If you're going to go glacier-gazing, don't get too close, and have the motor running.
Writes the video uploader:
A tourist from Australia came to my uncle and asked if she could get a ride to the glacier just north of Ilulissat, Greenland, so he asked me if I wanted to be his translator. I am from another town where glaciers are fairytales, I was as much of a tourist as the Australian tourist, so I decided to join the crew.
The beautiful scenery was amazing, but the nature doesn't care about anyone. That day almost became our last day.
Watch, AFTER THE JUMP...
These things just aren't supposed to happen:
Scientists are puzzled by this phenomenon, and theories are circulating like wildfire. Some speculations have already been squashed - the 2012 leap year and changes in constellations are both considered unlikely explanations.
Could it all just be an illusion? Maybe so, according to Thomas Posch, with Austria's Institute of Astronomy. He hypothesizes that the sun's rays may have had a stronger bend than usual, resulting in the sun appearing earlier.
But the most troublesome theory may also be the truth. Some scientists suggest that the sun rose early due to global warming, namely, Greenland's melting ice caps. In the past year, temperatures in Greenland have risen three degrees Celcius above average. As icecaps melt, the horizon sinks down as well, which makes the sun appear earlier over the horizon.
(image of a Greenland sunrise by flickr user Christopher Hawkins)
An ice sheet four times the size of Manhattan, the largest chunk of ice the Arctic has lost in almost 50 years, has broken off the coast of Greenland. Even more frightening, National Geographic claims that this might even be the largest glacier collapse in recorded history.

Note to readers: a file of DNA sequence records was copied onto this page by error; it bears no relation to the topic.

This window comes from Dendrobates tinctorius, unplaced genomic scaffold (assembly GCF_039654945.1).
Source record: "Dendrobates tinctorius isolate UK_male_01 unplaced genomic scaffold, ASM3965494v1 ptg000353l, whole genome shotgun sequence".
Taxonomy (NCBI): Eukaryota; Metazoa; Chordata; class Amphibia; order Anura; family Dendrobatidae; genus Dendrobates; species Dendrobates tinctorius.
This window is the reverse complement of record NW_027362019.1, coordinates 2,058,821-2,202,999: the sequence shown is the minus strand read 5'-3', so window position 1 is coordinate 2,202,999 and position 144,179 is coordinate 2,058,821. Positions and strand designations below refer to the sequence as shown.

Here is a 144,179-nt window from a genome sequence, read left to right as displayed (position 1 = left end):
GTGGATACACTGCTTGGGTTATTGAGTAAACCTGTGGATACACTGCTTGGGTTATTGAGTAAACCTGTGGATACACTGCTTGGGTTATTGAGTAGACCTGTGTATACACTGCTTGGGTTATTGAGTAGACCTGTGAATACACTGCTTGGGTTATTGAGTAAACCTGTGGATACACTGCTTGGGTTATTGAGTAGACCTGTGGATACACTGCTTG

The so-called "ice island" covers a hundred square miles (260 square kilometers) and holds enough water to keep U.S. public tap water flowing for 120 days, according to Andreas Muenchow, a physical ocean scientist and engineer at the University of Delaware.
As a result of the collapse, Petermann glacier—located about 620 miles (1,000 kilometers) south of the North Pole—lost about a quarter of its 43-mile-long (70-kilometer-long) floating ice shelf, satellites images taken Thursday show.
Regine Hock, a glacial geophysicist at the University of Alaska Fairbanks, said the breakup of ice shelves is "a normal process that happens all the time." (See a photo of an ice shelf collapse in Antarctica.) But such a "huge, huge piece of ice ... is very unusual," Hock said.
Greenpeace predicted the collapse of the "ice island" last year. Watch a video of their investigation AFTER THE JUMP.
I don't know what they're standing on but if it's a boat I'd be a bit concerned about the approaching wave. Watch, AFTER THE JUMP...